Allowing the Barbarians at the gate to pay $16 billion for Coles Myer
would be a good deal for shareholders, but it might also spell the end
of the relatively benign political environment enjoyed by Australia’s unprecedented grocery duopoly.

As the banking cartel has demonstrated, pro-Government and
Australian-owned cartels are happily tolerated by the Howard government
but the shellacking that Telstra is copping also highlights that anyone
who steps out of line will cop it in the neck from politicians and their regulatory mates alike.

KKR and its fellow travellers would need to do an awful lot of screwing
suppliers and cutting staff costs to generate a return on its
investment, which will
probably comprise about $4 billion in equity and $12 billion in debt,
but a brutal break-up and restructuring would also face a lot of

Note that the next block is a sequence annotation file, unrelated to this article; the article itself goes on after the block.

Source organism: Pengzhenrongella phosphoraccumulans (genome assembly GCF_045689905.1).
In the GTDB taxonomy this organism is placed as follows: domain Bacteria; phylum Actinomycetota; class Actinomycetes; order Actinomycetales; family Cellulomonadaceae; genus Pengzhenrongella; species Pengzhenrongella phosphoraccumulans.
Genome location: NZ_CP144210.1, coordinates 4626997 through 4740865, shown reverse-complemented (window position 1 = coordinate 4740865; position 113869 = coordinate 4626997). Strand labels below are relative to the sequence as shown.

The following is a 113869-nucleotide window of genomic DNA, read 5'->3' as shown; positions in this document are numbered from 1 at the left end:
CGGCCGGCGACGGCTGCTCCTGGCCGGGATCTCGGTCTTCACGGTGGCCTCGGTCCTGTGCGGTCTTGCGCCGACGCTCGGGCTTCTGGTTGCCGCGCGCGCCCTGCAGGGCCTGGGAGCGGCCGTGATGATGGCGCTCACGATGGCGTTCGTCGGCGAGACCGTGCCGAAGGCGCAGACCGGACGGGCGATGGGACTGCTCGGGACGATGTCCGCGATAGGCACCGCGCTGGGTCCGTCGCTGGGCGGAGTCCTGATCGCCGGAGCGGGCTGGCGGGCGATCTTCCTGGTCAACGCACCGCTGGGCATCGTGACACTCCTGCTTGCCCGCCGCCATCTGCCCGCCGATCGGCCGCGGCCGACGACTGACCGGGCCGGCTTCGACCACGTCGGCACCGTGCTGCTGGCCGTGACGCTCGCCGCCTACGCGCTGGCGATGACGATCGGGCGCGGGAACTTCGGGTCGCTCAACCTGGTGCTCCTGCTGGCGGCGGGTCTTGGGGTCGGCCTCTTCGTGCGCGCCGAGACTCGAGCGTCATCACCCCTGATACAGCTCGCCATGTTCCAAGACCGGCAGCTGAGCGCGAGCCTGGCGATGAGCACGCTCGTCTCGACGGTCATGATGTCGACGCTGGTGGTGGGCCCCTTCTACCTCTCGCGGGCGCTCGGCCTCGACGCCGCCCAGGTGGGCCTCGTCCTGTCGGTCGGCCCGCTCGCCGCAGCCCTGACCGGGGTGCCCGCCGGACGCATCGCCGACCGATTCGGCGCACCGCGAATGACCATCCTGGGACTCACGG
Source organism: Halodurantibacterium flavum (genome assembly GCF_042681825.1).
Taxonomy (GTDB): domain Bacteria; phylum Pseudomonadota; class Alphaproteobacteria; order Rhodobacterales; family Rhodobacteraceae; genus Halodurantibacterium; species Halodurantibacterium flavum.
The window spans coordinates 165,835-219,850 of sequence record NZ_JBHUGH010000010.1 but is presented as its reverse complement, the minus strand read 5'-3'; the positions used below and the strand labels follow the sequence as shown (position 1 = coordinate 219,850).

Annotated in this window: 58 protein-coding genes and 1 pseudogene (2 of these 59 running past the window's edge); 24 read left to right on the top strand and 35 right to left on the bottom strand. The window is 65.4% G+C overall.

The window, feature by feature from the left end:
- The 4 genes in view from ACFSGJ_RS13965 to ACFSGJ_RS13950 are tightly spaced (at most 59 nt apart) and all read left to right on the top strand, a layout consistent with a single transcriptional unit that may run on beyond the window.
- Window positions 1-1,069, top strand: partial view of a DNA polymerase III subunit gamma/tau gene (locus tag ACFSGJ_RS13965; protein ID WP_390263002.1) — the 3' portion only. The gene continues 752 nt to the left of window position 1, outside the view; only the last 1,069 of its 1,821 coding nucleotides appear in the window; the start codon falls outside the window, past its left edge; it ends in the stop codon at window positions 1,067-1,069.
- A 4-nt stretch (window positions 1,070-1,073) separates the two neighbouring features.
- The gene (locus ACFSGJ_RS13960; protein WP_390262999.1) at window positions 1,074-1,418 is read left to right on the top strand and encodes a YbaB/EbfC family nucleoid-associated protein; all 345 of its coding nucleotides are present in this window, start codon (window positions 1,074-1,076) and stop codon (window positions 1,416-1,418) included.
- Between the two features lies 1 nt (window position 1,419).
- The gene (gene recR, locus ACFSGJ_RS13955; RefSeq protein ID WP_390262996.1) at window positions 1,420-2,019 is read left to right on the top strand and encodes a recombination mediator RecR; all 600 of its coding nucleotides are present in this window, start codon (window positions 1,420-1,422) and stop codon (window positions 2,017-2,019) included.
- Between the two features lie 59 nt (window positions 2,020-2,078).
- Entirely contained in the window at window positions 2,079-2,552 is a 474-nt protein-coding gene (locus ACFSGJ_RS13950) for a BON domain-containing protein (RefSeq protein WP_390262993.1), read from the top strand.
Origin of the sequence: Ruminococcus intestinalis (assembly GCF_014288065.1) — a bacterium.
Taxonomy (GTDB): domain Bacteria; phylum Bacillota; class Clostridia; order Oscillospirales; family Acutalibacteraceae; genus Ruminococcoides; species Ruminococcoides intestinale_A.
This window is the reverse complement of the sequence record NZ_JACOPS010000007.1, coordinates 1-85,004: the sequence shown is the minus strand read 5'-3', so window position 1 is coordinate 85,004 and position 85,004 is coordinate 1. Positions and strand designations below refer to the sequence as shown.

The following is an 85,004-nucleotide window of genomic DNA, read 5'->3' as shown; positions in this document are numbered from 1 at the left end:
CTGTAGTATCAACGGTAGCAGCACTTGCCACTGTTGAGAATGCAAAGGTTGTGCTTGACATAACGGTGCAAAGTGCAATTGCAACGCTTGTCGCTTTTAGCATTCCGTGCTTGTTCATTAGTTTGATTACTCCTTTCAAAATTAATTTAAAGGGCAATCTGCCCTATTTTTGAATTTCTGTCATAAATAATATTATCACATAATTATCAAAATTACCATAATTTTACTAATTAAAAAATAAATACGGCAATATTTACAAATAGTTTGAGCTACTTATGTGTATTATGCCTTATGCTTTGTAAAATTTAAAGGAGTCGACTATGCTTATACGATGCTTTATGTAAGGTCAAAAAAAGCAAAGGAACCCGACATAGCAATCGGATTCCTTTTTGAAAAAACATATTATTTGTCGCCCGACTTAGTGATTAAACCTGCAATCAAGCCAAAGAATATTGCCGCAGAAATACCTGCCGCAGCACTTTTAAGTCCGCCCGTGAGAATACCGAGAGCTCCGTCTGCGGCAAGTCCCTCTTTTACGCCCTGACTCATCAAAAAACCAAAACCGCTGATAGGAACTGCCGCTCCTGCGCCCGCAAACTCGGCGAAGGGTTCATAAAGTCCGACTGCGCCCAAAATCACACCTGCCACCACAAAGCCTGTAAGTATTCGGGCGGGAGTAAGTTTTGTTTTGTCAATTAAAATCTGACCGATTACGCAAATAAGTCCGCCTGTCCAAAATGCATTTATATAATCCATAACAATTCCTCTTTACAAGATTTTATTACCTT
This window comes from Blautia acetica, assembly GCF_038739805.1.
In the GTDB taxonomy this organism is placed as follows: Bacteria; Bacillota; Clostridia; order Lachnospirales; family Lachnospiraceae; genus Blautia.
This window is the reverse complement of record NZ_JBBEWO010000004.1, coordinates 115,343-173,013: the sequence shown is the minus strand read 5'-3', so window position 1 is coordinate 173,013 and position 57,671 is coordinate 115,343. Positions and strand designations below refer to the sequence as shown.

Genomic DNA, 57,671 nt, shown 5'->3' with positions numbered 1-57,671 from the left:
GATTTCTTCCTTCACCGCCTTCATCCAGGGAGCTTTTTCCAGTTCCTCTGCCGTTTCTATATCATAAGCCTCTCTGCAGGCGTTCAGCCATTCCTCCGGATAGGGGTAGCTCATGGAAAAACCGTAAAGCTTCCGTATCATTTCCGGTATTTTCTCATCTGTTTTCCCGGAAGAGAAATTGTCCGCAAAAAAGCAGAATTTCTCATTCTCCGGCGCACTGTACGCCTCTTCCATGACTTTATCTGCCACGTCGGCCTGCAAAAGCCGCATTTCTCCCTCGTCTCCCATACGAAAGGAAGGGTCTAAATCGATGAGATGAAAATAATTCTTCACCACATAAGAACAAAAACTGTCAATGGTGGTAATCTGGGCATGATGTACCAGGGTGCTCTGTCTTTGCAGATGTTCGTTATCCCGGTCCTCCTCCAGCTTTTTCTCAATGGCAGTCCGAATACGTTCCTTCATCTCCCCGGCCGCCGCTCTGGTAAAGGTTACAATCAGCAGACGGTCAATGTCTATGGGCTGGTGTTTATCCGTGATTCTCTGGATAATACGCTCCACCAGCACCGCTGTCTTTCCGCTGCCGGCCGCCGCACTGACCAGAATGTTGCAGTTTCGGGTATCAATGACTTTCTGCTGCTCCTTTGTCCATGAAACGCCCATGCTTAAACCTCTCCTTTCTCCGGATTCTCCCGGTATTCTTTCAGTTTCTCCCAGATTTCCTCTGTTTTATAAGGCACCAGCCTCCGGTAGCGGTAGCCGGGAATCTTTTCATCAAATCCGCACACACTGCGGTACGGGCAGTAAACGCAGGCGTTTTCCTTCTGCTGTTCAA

resistance.

Discontent with the morality and market power of Coles and Woolies has
been on the rise in Australia and selling Coles to KKR would bring out
all the agrarian socialist farmers and xenophobic One Nation voters
like we haven’t seen since Campbell Soup moved on Arnott’s in 1992.

For instance, the Shell petrol business that Coles controls will be
attacked even more over petrol prices, shafting independent and ethanol
and Woolworths can forget about getting into the pharmacy business if
the Barbarians would be along for the ride.

And there are many other fascinating questions – such as what
happens to the sweetheart union deals with the SDA, which sustain the
old DLP Grouper faction in the ALP through the factional power that
comes from representing more than 300,000 retail workers.

Would Henry Kravis support the model that sees every new Coles Myer
worker presented with a union membership form when the most successful
retailer in the world, Wal-Mart, is also the world most virulently
anti-union company?

Peter Costello was hedging his bets on ABC Melbourne with Jon Faine
this morning, but there will be a lot of pressure to block this deal
given that Australia has such a huge proportion of foreign ownership
and so many of our icon brands have been sold off. A bitterly fought
KKR bid for Coles is exactly what John Howard doesn’t need 12 months
out from an election.

Peter Fray

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